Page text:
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An Interview with Erick Royer, Director, Stepcraft Inc.
April 1, 2015
The limits (or lack thereof, really) of 3D printing are always being stretched by those inside the industry. Thus is certainly the case with Stepcraft Inc. who has produced a different type of all-in-one machine, one that not only does 3D prints, but can also mill, carve, engrave, laser engrave, work as a vinyl/craft cutter, plot, and more. Given all of those features, their tagline of “What Will You Create” is very apt. Their second version of the printer, the Stepcraft 2 is currently being crowdsourced on Kickstarter campaign. With 19 days to go in their campaign, they are already at more than 200% of their initial ask of $35,000 with over $72,965 raised from 37 backers. We were able to get in contact with the company who granted us an interview with Director Erick Royer. The interview was conducted via email, and the transcript is here below.
1) How and when did you all decide to get into 3-D printing? What is it from your background that led you to this point? How did you come up for the idea for the Stepcraft?
Stepcraft was founded by Markus Wedel and Peter Urban in Iserlohn, Germany. They were looking for a desktop CNC solution that had flexibility and performance unlike any other in the hobby/maker space that could be offered for a very affordable price.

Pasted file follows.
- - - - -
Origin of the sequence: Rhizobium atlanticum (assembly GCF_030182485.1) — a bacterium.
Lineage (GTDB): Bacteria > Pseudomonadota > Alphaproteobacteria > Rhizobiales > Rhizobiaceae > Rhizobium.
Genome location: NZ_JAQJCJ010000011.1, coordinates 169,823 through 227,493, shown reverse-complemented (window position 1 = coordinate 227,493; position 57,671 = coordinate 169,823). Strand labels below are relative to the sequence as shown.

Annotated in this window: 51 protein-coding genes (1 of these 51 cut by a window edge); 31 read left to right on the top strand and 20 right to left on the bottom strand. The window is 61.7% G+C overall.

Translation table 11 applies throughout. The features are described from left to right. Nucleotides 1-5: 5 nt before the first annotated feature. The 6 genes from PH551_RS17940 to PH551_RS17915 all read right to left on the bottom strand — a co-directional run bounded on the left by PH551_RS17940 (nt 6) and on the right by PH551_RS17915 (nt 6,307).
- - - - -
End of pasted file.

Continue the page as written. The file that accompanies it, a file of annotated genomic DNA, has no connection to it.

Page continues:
2) Who are the key employees at your company and what are their roles?
3) What type of material or filaments does the Stepcraft work best with? Do you have plans to expand into other materials in the future?
4) Can you explain some of the key differences or improvements between the first generation Stepcraft printer and the Stepcraft 2 which is currently being crowdsourced on Kickstarter?
5) What are build sizes are possible within Stepcraft2? Is the technology scalable at all at this point?
6) Your machine, unlike some of the others out there are the market does more than just 3D print. Do you find, however, that that is the main reason people are looking at it for purchase? What was it that prompted you to design the printer this way?
7) I see that with the Stepcraft 2, it has a magazine that can hold up to 10 tools. Can you provide a listing of those compatible tools?
8) How does one connect to the unit(wireless, USB, etc.)? Is there proprietary software that goes with it, too?
9) Who or what industries, at this point, are you aiming your product towards?
10) In your mind, given the wealth of 3-D printing technologies and devices out there, what makes yours stand out from the crowd?
10) Given the explosion in the industry, what do you see from it in the next 5-10 years? Will it continue to become more crowded and do you think we will reach a point where it becomes commonplace for everyday consumers to have a 3-D printer in their house?